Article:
Celebrating Lincoln in Bostic
The Town of Bostic held its second annual Lincoln Spring Festival on Saturday at the Bostic Lincoln Center, Bostic Park and on the Village Green.
Members of the community and visitors to the town enjoyed more than 30 food and craft vendors, heritage exhibits, classic cars and live entertainment.
Performances included a Sunshine Elementary School patriotic musical, pianist Debra Wray, Mountain Camp Band, Four Wheel Cab Co. and Medicine Show, Billy Hodges out of Sevierville, Tenn. and a Rutherford Community Theatre production of "Nancy Hanks, Bondswoman."
"My favorite part of the festival is seeing and meeting all the people, and telling them about the Bostic Lincoln Center," said Ann Calton, a member of the Bostic Lincoln Center Board of Directors. "Most people come from other towns across the county to attend. This year we had several new musicians, more vintage cars and different vendors set up."
Edith Edwards and her daughter Caroline provided kudzu vine craft demonstrations at the festival, teaching children how to weave dream catchers out of the vines.
"We come out to do some festivals throughout the year and are glad to be here supporting the Bostic Lincoln Center and festival," Caroline said.
The women first started using kudzu around 1963 on their family farm in Harris, where they fed the high-protein plant to the dairy cows. Then, around 1981, Edith discovered "The Book of Kudzu: A Culinary & Healing Guide," a publication dedicated to the many uses of the leafy vine plant.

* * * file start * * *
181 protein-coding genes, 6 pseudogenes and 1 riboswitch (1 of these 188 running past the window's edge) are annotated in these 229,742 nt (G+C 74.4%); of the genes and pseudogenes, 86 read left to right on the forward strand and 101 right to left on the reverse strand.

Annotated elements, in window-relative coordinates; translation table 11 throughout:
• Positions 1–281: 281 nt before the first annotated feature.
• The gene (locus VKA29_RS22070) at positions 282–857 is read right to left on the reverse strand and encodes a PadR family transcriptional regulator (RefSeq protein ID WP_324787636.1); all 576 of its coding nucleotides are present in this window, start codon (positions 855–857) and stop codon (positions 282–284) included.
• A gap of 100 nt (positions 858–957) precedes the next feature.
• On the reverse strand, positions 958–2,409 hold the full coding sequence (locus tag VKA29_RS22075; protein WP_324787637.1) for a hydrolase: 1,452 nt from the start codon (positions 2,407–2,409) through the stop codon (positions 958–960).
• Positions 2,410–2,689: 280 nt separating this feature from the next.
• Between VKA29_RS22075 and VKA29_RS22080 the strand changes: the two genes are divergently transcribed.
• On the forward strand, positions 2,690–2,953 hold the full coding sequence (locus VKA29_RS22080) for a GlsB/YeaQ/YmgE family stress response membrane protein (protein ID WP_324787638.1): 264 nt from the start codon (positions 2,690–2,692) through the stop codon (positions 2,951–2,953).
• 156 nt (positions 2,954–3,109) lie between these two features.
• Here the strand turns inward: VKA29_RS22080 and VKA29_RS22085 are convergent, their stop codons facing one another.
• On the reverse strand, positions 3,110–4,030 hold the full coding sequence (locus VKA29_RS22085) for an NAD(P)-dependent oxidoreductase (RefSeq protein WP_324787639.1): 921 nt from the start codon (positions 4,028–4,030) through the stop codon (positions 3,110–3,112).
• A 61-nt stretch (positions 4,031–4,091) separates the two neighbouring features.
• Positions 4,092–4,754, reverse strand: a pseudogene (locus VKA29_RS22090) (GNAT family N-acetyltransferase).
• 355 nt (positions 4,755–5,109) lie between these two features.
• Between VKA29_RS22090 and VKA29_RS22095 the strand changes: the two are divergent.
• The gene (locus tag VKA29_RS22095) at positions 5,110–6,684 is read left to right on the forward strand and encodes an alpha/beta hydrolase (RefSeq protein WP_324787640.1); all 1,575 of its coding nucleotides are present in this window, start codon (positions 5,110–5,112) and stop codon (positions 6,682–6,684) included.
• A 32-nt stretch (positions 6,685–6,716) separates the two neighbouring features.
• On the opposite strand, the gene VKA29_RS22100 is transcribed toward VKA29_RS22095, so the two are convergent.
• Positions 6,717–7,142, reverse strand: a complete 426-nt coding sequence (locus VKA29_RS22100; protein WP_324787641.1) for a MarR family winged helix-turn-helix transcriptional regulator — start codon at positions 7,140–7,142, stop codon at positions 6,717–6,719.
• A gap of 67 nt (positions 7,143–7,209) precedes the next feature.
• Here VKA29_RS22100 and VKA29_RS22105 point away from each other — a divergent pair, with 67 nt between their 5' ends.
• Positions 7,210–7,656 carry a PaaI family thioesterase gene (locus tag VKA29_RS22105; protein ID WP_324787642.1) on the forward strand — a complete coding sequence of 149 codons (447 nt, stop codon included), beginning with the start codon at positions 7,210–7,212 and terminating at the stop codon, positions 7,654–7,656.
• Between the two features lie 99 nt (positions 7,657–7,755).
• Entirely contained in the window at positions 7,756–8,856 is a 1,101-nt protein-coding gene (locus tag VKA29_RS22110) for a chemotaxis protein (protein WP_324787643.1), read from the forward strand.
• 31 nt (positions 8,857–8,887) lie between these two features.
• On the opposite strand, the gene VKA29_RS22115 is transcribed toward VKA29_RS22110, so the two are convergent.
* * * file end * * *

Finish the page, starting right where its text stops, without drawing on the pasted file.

From the kudzu leaves, Edith and Caroline produce shampoo, soap, snuff and treats like kudzu blossom jelly and quiche. The vines are weaved into everything from large baskets to fancy hats.
"You can do just about anything with kudzu," Edith said. "I've been eating kudzu for 30 years, and you can't go wrong with French fried kudzu leaves."
The festival also offered additional activities throughout the afternoon like wood turning and pottery demonstrations, an Easter egg hunt and egg race for children, tours of Lincoln Hill and an open house at the Bostic Lincoln Center.
The mission of the Bostic Lincoln Center is to collect, document, research and preserve the generational lore of the area by providing audio/visual histories, exhibits and programs that present traditional truths about Abraham Lincoln, the sixteenth President of the United States, being born on Puzzle Creek and other related records and memorabilia.